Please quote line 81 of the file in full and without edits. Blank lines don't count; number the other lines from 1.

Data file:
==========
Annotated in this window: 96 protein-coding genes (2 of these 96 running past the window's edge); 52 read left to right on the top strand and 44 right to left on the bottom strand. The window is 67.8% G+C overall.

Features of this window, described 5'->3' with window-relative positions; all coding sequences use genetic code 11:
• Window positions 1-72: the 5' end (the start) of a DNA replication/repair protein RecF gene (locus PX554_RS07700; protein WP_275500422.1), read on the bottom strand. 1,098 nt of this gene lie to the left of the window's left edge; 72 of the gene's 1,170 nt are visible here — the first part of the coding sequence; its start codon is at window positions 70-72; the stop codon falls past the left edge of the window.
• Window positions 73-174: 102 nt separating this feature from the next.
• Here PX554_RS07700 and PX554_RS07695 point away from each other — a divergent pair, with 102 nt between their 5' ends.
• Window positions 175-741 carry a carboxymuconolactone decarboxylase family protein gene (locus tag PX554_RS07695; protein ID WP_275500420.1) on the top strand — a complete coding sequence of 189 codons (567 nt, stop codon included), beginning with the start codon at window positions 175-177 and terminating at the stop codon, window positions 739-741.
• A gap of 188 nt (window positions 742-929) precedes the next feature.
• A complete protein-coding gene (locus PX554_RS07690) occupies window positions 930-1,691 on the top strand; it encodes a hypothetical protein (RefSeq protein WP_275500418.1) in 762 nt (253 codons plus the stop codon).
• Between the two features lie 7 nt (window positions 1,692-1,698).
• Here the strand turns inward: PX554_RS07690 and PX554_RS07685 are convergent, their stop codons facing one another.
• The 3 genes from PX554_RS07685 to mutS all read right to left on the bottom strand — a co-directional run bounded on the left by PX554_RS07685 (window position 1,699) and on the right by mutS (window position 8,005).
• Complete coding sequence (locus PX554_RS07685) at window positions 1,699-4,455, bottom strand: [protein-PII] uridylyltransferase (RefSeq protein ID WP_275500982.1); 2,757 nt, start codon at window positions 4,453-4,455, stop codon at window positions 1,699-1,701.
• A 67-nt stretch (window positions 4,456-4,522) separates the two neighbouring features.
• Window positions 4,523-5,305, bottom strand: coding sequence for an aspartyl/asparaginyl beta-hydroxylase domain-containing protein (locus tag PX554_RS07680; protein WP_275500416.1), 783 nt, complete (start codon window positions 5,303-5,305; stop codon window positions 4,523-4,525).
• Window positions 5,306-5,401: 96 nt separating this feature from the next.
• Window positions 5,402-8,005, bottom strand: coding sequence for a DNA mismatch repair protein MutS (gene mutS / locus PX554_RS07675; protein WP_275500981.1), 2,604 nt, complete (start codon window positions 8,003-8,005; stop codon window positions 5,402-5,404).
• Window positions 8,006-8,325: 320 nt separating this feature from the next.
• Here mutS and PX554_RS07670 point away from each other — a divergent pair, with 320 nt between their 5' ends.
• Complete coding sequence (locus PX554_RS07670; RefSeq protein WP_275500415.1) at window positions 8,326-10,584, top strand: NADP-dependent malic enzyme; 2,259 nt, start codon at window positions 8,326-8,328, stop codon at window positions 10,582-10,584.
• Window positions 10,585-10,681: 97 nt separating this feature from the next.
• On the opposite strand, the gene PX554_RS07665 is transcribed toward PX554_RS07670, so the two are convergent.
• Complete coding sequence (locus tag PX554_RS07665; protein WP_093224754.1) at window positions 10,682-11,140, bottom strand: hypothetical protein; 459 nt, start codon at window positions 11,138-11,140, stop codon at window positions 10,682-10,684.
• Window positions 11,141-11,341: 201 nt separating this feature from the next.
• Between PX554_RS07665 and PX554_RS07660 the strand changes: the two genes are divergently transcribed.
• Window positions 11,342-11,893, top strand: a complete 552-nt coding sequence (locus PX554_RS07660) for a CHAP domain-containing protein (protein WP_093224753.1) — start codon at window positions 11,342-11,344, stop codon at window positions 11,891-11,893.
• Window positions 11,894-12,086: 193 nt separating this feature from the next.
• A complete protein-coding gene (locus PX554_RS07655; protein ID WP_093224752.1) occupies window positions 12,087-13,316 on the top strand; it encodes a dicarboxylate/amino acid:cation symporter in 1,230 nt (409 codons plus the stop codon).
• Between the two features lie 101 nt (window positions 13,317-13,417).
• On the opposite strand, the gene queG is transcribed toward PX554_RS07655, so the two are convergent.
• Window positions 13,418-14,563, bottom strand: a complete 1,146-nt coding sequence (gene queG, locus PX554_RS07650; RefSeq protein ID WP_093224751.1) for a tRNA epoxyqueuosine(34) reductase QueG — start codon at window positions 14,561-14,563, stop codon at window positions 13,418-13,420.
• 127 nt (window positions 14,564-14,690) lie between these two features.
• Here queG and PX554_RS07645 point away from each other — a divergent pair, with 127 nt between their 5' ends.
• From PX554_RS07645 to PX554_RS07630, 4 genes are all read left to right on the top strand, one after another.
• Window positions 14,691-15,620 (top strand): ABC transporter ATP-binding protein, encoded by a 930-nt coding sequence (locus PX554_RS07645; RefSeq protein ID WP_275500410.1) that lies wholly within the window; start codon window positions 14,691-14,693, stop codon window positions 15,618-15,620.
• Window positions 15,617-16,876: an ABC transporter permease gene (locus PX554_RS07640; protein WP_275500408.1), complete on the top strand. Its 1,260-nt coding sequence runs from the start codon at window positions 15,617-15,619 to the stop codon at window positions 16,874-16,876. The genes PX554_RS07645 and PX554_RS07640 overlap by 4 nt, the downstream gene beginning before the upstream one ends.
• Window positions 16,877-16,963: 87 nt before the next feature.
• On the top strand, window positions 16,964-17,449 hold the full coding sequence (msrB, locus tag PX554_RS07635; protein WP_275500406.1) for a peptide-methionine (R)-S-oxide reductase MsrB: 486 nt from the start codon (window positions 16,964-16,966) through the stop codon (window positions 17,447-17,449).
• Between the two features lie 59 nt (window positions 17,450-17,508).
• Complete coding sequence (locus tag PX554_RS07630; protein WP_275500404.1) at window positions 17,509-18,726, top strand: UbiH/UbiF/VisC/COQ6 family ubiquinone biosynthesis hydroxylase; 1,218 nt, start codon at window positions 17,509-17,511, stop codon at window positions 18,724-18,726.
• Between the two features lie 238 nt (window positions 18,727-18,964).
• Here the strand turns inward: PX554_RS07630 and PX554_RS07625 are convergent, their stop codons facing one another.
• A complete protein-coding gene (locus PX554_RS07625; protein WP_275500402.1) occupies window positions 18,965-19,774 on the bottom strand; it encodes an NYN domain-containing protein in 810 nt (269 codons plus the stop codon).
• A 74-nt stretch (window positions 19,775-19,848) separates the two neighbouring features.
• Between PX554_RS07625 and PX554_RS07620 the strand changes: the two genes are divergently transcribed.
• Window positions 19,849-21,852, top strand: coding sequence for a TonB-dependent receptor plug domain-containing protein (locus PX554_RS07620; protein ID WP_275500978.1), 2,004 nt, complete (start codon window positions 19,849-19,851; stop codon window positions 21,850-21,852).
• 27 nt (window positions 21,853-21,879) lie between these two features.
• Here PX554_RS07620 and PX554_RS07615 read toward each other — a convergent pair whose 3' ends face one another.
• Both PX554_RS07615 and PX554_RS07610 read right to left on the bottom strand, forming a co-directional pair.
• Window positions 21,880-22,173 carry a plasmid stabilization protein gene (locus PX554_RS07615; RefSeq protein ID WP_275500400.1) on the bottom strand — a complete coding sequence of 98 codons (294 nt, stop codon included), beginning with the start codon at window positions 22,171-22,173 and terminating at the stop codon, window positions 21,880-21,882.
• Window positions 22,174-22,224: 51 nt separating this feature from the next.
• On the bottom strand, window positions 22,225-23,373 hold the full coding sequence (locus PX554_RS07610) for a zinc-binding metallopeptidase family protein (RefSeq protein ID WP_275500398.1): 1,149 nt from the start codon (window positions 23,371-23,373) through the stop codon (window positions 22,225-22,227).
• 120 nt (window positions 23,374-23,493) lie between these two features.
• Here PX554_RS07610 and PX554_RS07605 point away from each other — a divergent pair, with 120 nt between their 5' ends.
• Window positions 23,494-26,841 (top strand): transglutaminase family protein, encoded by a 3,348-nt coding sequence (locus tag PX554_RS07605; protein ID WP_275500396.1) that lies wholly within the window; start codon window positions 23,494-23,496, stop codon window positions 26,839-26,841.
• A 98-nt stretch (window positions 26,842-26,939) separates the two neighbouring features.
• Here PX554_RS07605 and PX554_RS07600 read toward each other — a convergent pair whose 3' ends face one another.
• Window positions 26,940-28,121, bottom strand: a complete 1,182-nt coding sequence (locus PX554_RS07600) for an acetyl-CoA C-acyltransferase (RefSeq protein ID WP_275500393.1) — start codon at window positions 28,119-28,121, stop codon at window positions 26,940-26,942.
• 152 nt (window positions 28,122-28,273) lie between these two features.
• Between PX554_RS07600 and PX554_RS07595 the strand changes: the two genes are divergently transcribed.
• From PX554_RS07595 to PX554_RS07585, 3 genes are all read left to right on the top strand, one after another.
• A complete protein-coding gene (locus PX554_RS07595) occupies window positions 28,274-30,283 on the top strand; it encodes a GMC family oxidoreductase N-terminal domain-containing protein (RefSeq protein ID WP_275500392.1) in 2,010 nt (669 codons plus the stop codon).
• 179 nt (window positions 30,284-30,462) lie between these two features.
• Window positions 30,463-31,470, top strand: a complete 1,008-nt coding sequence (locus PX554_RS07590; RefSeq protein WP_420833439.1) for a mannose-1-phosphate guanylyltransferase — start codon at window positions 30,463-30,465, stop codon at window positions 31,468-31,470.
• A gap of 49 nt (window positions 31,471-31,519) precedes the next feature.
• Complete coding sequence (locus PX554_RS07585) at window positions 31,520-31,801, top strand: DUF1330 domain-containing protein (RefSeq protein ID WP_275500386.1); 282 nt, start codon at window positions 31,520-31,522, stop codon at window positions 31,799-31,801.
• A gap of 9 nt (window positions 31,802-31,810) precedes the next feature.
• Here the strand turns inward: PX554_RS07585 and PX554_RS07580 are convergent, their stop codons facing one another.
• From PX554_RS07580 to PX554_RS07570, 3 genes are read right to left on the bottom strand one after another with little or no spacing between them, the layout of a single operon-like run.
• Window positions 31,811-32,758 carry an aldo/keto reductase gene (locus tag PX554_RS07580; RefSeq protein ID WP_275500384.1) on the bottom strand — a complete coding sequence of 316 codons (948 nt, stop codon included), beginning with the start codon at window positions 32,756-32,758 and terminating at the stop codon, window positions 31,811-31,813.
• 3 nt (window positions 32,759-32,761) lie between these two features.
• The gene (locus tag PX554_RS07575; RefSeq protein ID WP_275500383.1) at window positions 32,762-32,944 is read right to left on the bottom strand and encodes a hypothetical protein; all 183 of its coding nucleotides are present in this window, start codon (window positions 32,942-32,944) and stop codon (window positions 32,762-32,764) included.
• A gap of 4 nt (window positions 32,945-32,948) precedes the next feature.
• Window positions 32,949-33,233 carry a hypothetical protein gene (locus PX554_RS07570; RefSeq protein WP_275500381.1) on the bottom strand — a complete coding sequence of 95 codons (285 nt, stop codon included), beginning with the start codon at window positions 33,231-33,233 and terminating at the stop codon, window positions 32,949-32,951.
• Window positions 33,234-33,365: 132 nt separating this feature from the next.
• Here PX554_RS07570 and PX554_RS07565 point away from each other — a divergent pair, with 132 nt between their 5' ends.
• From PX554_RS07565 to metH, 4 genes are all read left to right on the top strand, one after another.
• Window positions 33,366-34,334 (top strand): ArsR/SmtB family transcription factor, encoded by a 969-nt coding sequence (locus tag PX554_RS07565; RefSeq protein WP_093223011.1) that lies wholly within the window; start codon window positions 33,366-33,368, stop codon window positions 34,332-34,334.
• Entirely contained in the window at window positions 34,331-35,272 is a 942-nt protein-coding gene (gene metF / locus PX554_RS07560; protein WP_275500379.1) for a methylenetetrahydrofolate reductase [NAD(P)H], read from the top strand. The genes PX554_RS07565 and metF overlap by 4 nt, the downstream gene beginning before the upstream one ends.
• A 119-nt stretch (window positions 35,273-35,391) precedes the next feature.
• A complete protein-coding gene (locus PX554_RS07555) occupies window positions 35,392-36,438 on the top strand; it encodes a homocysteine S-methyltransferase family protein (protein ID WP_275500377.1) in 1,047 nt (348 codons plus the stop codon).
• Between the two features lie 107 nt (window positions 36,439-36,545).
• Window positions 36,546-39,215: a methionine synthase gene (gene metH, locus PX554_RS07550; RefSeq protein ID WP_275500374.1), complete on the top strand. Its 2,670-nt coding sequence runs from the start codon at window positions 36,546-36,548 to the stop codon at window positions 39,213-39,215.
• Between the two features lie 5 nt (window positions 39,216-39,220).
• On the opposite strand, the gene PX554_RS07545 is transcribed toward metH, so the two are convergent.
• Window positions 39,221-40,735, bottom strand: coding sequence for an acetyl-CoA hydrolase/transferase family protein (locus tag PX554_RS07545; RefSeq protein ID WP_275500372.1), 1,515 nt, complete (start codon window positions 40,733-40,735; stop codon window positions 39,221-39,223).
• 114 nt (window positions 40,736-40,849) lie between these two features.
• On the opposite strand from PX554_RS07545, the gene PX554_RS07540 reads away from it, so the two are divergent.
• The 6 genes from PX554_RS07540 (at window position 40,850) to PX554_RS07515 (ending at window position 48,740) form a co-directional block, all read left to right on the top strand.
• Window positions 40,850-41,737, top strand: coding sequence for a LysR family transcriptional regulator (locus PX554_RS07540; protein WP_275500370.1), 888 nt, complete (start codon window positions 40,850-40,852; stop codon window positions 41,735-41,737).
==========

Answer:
• Between the two features lie 107 nt (window positions 36,439-36,545).